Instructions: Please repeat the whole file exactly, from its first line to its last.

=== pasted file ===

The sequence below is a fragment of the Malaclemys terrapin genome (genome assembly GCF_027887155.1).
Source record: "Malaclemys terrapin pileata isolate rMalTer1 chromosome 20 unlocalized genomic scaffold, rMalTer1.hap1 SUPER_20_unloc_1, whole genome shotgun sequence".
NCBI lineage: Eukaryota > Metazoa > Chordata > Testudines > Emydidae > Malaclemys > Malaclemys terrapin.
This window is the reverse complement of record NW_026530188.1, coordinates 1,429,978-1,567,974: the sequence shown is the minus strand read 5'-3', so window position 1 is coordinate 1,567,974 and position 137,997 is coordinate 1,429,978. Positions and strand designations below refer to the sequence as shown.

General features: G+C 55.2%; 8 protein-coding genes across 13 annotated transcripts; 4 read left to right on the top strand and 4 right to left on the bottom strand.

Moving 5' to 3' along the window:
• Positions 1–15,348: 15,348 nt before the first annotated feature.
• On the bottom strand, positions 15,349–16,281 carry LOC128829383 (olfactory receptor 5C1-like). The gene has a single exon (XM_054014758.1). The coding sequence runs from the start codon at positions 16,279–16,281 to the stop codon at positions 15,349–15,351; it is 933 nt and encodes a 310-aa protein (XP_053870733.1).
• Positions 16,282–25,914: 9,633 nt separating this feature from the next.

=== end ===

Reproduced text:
The sequence below is a fragment of the Malaclemys terrapin genome (genome assembly GCF_027887155.1).
Source record: "Malaclemys terrapin pileata isolate rMalTer1 chromosome 20 unlocalized genomic scaffold, rMalTer1.hap1 SUPER_20_unloc_1, whole genome shotgun sequence".
NCBI lineage: Eukaryota > Metazoa > Chordata > Testudines > Emydidae > Malaclemys > Malaclemys terrapin.
This window is the reverse complement of record NW_026530188.1, coordinates 1,429,978-1,567,974: the sequence shown is the minus strand read 5'-3', so window position 1 is coordinate 1,567,974 and position 137,997 is coordinate 1,429,978. Positions and strand designations below refer to the sequence as shown.

General features: G+C 55.2%; 8 protein-coding genes across 13 annotated transcripts; 4 read left to right on the top strand and 4 right to left on the bottom strand.

Moving 5' to 3' along the window:
• Positions 1–15,348: 15,348 nt before the first annotated feature.
• On the bottom strand, positions 15,349–16,281 carry LOC128829383 (olfactory receptor 5C1-like). The gene has a single exon (XM_054014758.1). The coding sequence runs from the start codon at positions 16,279–16,281 to the stop codon at positions 15,349–15,351; it is 933 nt and encodes a 310-aa protein (XP_053870733.1).
• Positions 16,282–25,914: 9,633 nt separating this feature from the next.